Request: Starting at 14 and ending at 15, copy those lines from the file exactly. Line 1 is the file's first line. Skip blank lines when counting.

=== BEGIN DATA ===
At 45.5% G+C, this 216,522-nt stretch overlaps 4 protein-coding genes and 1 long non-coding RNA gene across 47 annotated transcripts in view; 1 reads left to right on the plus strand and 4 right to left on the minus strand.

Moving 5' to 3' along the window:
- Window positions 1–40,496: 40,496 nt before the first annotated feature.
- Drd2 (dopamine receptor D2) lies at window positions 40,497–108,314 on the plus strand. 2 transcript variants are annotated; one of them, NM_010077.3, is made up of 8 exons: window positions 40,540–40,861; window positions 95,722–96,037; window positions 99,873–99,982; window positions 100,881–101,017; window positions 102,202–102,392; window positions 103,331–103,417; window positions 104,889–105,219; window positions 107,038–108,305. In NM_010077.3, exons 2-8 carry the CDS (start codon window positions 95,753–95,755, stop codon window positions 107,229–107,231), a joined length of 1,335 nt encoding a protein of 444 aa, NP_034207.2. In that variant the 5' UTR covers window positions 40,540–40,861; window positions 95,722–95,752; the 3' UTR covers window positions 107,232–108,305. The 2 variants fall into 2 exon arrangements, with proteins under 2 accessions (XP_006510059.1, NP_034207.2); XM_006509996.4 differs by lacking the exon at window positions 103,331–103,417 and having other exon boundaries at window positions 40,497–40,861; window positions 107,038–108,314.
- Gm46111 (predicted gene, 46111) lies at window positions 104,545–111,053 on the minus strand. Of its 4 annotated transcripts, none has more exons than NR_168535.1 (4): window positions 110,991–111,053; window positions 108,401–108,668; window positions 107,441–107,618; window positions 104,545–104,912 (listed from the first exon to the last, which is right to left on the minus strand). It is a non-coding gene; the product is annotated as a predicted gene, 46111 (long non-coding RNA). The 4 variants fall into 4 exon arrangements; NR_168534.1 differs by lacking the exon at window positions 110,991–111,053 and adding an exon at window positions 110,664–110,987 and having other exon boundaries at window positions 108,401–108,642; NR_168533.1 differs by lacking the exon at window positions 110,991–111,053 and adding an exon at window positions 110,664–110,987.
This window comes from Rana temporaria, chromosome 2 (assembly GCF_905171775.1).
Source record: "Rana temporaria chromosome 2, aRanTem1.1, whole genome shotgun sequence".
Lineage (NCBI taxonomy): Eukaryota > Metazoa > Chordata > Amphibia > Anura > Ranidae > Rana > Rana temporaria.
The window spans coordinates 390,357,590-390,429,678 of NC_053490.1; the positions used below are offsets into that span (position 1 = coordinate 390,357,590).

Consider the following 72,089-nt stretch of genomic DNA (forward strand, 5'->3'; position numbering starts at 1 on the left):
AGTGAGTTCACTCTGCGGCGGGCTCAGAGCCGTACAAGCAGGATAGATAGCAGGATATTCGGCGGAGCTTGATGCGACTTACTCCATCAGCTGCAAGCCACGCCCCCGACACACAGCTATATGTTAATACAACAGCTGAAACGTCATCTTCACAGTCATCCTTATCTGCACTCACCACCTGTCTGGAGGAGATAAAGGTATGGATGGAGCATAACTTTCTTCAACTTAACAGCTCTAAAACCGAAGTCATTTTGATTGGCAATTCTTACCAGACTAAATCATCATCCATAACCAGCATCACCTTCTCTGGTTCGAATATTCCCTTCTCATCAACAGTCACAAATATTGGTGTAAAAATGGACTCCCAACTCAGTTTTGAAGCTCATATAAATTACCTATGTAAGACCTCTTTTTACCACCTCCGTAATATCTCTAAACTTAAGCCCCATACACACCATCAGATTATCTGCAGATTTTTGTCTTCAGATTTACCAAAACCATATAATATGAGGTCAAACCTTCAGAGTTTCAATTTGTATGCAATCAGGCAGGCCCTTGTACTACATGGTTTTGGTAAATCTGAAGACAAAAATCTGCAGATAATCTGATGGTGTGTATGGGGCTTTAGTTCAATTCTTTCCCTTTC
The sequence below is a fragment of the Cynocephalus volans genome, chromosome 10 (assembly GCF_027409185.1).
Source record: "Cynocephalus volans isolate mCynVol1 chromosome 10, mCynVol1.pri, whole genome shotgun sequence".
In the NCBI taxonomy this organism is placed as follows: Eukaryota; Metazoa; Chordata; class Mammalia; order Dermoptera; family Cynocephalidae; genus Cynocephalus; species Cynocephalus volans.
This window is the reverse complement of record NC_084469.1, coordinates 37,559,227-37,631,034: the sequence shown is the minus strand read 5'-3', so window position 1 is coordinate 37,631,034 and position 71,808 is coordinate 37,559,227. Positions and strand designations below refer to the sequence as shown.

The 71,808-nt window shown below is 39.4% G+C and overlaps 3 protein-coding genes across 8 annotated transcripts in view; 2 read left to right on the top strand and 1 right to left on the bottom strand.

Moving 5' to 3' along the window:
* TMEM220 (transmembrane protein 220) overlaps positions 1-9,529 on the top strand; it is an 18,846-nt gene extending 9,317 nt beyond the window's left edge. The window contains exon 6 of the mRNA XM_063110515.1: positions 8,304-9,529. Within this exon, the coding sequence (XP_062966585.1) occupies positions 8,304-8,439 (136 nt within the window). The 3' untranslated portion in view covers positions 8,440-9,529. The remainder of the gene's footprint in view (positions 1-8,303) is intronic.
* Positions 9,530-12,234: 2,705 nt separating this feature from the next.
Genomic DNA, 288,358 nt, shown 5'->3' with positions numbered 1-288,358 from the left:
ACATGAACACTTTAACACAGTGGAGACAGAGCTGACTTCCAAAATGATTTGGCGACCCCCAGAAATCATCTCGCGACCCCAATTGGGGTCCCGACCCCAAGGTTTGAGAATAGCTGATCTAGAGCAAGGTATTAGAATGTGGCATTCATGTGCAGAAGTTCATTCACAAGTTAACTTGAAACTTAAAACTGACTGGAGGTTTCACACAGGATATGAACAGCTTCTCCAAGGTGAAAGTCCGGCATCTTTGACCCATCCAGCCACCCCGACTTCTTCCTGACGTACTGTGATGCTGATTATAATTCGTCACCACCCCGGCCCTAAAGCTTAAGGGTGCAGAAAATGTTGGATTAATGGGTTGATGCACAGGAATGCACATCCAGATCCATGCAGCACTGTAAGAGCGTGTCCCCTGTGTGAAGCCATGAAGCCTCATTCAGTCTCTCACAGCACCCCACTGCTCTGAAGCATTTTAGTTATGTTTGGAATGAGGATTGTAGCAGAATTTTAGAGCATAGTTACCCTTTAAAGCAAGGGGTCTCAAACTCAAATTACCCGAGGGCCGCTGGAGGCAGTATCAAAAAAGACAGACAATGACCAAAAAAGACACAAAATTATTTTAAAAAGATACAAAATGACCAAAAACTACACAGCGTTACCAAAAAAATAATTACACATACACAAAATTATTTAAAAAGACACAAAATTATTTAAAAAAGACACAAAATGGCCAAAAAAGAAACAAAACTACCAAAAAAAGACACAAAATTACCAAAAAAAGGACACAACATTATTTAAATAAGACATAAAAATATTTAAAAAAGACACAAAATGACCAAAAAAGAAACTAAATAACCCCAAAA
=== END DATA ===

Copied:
In the NCBI taxonomy this organism is placed as follows: Eukaryota; Metazoa; Chordata; class Mammalia; order Dermoptera; family Cynocephalidae; genus Cynocephalus; species Cynocephalus volans.
This window is the reverse complement of record NC_084469.1, coordinates 37,559,227-37,631,034: the sequence shown is the minus strand read 5'-3', so window position 1 is coordinate 37,631,034 and position 71,808 is coordinate 37,559,227. Positions and strand designations below refer to the sequence as shown.